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Mom sentenced for endangering disabled daughter with carbon monoxide during suicide attempt
Morning Call - 1/14/2021
A Coopersburg mom will serve 11\u00bd to 23 months in the Lehigh County Jail, plus five years of probation, for endangering her disabled 18-year-old daughter while attempting to end her own life in a closed garage filled with carbon monoxide.
Sara Rhoads was also ordered to have no contact with her daughter, who is diagnosed with autism, cerebral palsy and other conditions and is now living with a family member.
“I can’t imagine the fear that was in her when you tried to kill her,” Judge Anna-Kristie M. Marks told Rhoads, noting that she had read accounts of the daughter’s terror from a family member who was present just after she and Rhoads were rescued.
“The one person that she trusted, most tragically failed her.”
Acting on a tip, Coopersburg police went to 16 E. Station Ave. around 1:30 a.m. on Jan. 2, 2020 and discovered Rhoads and her daughter in a vehicle in a closed, one-car garage with the vehicle’s engine running.
Rhoads had written three suicide notes and sent a boyfriend a series of “cryptic” texts, court records say. Police later learned that she bought a dryer vent and duct tape with the intent of poisoning herself and her daughter with carbon monoxide.
Both women were transported to St. Luke’s Hospital-Upper Bucks for treatment, and both fully recovered.
Prosecutors had attempted to steer Rhoads into a probationary sentence with mental health treatment, but her repeated refusal to follow the rules of the programs in which she was enrolled while out on bail after her arrest landed her behind bars. Her case was initially earmarked for Team MISA, a unique Lehigh County pretrial program for defendants suffering from mental illness and/or substance abuse addiction.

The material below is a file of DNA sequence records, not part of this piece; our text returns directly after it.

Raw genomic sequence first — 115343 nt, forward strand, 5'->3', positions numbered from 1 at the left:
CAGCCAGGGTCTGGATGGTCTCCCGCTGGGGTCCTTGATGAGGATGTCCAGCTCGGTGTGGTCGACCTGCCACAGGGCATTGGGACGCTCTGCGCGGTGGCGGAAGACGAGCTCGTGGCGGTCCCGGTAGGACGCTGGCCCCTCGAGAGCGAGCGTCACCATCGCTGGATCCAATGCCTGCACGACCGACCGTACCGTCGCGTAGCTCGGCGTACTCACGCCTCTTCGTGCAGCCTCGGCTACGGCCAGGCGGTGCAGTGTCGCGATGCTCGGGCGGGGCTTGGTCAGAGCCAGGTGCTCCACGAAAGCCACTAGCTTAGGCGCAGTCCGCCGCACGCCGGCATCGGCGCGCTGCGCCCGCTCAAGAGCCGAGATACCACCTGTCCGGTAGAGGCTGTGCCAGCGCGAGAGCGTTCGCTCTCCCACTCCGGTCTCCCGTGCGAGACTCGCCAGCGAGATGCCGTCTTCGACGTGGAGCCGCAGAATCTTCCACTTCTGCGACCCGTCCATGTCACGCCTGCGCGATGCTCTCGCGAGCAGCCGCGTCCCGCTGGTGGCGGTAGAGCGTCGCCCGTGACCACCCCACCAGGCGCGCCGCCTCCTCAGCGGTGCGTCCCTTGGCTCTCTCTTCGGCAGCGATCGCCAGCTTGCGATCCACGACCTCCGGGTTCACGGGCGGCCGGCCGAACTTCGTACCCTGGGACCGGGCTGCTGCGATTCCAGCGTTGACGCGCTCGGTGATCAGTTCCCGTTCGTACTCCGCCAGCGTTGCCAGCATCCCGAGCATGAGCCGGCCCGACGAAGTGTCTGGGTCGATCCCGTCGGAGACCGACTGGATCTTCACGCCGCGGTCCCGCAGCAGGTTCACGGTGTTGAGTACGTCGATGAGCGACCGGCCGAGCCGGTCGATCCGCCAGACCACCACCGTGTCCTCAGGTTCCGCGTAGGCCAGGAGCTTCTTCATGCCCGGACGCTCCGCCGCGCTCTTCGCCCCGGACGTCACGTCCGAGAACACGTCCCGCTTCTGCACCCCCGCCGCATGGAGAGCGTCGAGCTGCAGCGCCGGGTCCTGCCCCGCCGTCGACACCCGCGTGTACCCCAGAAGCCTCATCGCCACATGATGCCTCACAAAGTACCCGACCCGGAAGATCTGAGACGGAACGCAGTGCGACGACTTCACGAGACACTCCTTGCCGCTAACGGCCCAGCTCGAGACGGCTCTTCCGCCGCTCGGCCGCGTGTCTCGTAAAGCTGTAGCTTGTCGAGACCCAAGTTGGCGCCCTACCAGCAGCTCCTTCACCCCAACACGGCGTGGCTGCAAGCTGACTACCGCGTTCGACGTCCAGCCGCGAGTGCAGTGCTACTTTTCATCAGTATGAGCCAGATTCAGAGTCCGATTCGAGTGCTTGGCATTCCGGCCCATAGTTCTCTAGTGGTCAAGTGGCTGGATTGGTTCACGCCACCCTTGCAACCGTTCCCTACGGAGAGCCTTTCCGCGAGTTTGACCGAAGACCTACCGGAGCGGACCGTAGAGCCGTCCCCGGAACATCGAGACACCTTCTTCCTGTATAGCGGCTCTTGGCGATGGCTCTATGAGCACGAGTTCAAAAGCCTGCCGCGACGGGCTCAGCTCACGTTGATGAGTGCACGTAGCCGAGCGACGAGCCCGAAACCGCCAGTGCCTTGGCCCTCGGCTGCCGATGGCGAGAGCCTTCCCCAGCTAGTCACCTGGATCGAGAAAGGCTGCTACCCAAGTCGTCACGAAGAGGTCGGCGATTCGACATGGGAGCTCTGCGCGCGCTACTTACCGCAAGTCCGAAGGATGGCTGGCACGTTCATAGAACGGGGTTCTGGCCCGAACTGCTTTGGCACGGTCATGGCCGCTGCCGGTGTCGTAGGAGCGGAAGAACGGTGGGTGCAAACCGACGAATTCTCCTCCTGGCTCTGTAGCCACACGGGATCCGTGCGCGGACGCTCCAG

“Services were put in place to help her, but she continues to make really bad decisions,” said First Assistant District Attorney Steve Luksa. “She just doesn’t seem to get it, and I don’t know what is going to impress upon her that what she did was wrong, and she needs to change her thought process.”
Rhoads’ attorney, John Baurkot, said Rhoads loves her daughter, but is a “very fractured and damaged person” who needs to work on herself before she can be in her child’s life again.
Rhoads, who said she will live in Quakertown after she’s paroled, wept during the court hearing, which was conducted via video from the jail.
“These past months, all I’ve had is time to think. About what I’ve done, mistakes that I’ve made, people that I’ve hurt. I don’t even know what it made me think of the bad things … at the time,” she said.
As part of the sentence, Rhoads must undergo drug and alcohol counseling and mental health treatment.
Morning Call reporter Laurie Mason Schroeder can be reached at firstname.lastname@example.org.
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